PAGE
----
Consider the following problem: The square of the difference of two numbers is the same as their sum. What numbers satisfy this condition?
We might begin by expressing the problem as an equation: \((a - b)^2 = a + b\). Then we can look for possible solutions. Let's try to simplify the expression:
$$ \begin {eqnarray} a^2 - 2ab + b^2 &=& a + b \\ a^2 - 2ab + b^2 - a - b &=& 0 \\ a^2 - (2b + 1)a + (b^2 - b) &=& 0 \end {eqnarray} $$Solving for \(a\) yields:
$$ \begin {eqnarray} a &=& {{(2b + 1) \pm \sqrt{(2b + 1)^2 - 4(b^2 - b)}} \over 2} \\ a &=& {{(2b + 1) \pm \sqrt{(4b^2 + 4b + 1) - 4b^2 + 4b}} \over 2} \\ a &=& {{(2b + 1) \pm \sqrt{8b + 1}} \over 2} \end {eqnarray} $$This last equation has an integer solution whenever \(8b + 1\) is a perfect square. This is so because as long as \(b\) is an integer, both \((2b + 1)\) and \((8b + 1)\) will be odd. Their sum or difference will be even, so \(a\) will be a whole number. So all we need to do is find values for \(b\) that make \(8b + 1\) a perfect square. For example, if \(b = 1\), then \(8b + 1 = 9\) is a perfect square; or if \(b = 3\), then \(8b + 1 = 25\) is a perfect square. But if \(b = 5\), then \(8b + 1 = 41\) is not a perfect square. This is still a hit or miss way of solving the problem. We have two solutions:
$$ \begin {eqnarray} b = 1 \rightarrow a &=& {{(2 \times 1 + 1) \pm \sqrt{8 \times 1 + 1}} \over 2} \\ a &=& {{3 \pm 3} \over 2} \\ a &=& 0, 3 \end {eqnarray} $$This leads to the pair of solutions: \((0 - 1)^2 = (0 + 1)\) and \((3 - 1)^2 = (3 + 1)\). We also have:
$$ \begin {eqnarray} b = 3 \rightarrow a &=& {{(2 \times 3 + 1) \pm \sqrt{8 \times 3 + 1}} \over 2} \\ a &=& {{7 \pm 5} \over 2} \\ a &=& 1, 6 \end {eqnarray} $$This leads to the pair of solutions: \((1 - 3)^2 = (1 + 3)\) and \((6 - 3)^2 = (6 + 3)\).
We would like to develop a more general solution, though: one that does not involve trial and error. Let's try a slightly different approach to the question of finding perfect squares that can be expressed as \(8b + 1\). If we divide \(8b + 1\) by 8 for any whole number \(b\), the remainder will always be 1.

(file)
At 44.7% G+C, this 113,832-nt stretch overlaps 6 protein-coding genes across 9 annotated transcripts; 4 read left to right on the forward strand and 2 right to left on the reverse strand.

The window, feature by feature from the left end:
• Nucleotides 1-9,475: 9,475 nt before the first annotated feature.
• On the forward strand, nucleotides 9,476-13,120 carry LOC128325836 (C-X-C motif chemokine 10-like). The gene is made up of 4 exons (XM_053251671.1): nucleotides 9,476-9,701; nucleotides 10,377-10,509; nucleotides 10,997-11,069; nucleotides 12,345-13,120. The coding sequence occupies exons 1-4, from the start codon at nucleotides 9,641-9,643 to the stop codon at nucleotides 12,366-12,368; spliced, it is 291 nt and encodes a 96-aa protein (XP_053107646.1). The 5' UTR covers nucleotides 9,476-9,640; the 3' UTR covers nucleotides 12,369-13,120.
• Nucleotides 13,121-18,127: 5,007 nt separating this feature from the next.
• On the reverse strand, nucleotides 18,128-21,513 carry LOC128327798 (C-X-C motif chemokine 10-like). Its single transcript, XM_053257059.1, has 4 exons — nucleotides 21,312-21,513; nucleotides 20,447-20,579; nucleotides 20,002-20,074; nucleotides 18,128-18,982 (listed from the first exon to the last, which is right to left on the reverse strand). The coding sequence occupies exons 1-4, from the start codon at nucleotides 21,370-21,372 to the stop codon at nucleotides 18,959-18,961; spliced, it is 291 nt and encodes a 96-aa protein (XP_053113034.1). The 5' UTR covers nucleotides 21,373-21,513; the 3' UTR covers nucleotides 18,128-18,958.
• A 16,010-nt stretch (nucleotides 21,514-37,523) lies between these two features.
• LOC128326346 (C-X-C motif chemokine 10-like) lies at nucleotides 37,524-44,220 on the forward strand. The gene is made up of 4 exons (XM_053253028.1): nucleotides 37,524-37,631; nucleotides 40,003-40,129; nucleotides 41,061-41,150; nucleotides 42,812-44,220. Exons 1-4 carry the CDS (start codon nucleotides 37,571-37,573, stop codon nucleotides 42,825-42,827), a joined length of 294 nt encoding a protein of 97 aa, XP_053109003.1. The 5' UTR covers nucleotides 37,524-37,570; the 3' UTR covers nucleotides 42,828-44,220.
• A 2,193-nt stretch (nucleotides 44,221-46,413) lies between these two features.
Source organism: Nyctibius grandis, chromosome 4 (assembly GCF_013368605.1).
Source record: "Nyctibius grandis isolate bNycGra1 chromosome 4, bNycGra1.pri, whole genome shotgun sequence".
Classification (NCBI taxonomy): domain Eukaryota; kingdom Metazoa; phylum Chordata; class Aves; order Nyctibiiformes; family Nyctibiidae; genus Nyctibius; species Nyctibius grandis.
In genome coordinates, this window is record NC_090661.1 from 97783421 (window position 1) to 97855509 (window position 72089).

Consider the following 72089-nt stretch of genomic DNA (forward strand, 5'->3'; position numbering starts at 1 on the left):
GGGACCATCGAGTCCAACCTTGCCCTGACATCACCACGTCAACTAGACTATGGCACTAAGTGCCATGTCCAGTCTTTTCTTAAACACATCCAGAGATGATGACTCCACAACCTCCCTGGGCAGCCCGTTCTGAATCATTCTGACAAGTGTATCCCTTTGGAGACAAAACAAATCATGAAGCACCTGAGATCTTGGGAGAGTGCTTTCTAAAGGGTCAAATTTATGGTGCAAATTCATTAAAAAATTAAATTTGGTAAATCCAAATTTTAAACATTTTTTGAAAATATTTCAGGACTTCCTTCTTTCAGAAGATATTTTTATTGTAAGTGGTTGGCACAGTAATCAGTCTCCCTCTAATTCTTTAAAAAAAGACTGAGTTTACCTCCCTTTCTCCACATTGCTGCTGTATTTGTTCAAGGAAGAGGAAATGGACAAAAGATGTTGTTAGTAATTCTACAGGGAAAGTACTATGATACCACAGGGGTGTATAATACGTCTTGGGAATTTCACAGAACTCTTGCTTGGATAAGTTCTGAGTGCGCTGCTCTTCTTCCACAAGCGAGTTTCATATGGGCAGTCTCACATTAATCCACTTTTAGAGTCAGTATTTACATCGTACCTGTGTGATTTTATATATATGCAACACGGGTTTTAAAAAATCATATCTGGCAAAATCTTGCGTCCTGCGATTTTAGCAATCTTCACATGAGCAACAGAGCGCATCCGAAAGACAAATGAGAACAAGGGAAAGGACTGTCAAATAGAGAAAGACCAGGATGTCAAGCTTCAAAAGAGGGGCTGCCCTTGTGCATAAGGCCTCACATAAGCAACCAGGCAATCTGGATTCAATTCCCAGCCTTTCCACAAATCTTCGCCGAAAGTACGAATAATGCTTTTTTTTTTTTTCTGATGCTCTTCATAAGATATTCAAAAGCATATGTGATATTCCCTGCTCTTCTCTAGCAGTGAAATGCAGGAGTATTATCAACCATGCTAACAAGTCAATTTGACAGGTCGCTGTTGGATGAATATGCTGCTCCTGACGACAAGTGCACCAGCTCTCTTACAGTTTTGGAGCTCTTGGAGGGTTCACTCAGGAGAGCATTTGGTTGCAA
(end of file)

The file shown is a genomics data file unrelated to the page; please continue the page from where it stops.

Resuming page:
So let's ask this question: What perfect squares give a remainder of 1 when divided by 8? We can start with a list of perfect squares and their remainders:
Square |
Remainder |
---|---|
1 |
1 |
4 |
4 |
9 |
1 |
16 |
0 |
25 |
1 |
36 |
4 |
49 |
1 |
64 |
0 |
81 |
1 |
It certainly looks as though every odd square gives a remainder of 1 when divided by 8. Consider the odd square \((2n - 1)^2\): $$ \begin {eqnarray} (2n - 1)^2 &=& 4n^2 - 4n + 1 \\ &=& 4n(n - 1) + 1 \end {eqnarray} $$
Clearly if \(n\) is even, then \(4n(n - 1)\) is divisible by \(8\). Likewise, if \(n\) is odd, then \((n - 1)\) is even, and again \(4n(n - 1)\) is divisible by 8. Therefore, whether \(n\) is even or odd, \((2n - 1)^2\) has a remainder of 1 when divided by 8. We now have a method for generating solutions. For every odd square, subtract \(1\) and divide by \(8\) to get \(b\) Then use the value of \(b\) to obtain the value of \(a\) Using the equation above, we can express \(b\) as \({{[4n(n - 1) + 1] - 1} \over 8}\). This simplifies to \(b = {{n(n - 1)} \over 2}\). This works for any whole number \(n\). We can substitute this value to solve for \(a\).
$$ \begin {eqnarray} a &=& {{2\left({n(n - 1) \over 2}\right)} + 1 \pm \sqrt{8\left({n(n - 1) \over 2}\right) + 1} \over 2} \\ &=& {{n^2 - n + 1 \pm (2n - 1)} \over 2} \\ &=& {{n^2 + n} \over 2}, {{n^2 - 3n - 2} \over 2} \\ a &=& {n(n + 1) \over 2}, {(n - 1)(n - 2) \over 2} \end {eqnarray} $$For every number \(n\), there exist two other numbers \(a = {n(n + 1) \over 2}\) and \(b = {n(n - 1) \over 2}\) such that \((a - b)^2 = a + b\). If these numbers look familiar, it is because they are triangle numbers. A triangle number has the form \(T_{n} = {n(n + 1) \over 2}\). It should be apparent that \(T_{n - 1} = {n(n - 1) \over 2}\) and \(T_{n - 2} = {(n - 1)(n - 2) \over 2}\). For any two adjacent triangle numbers \(T_{n - 1}\) and \(T_{n}\) their difference \(T_{n} - T_{n - 1} = n\) and their sum \(T_{n} + T_{n - 1} = n^2\). So any two adjacent triangle numbers will satisfy the original conditions of the problem. For example, \((21 - 15)^2 = 21 + 15\).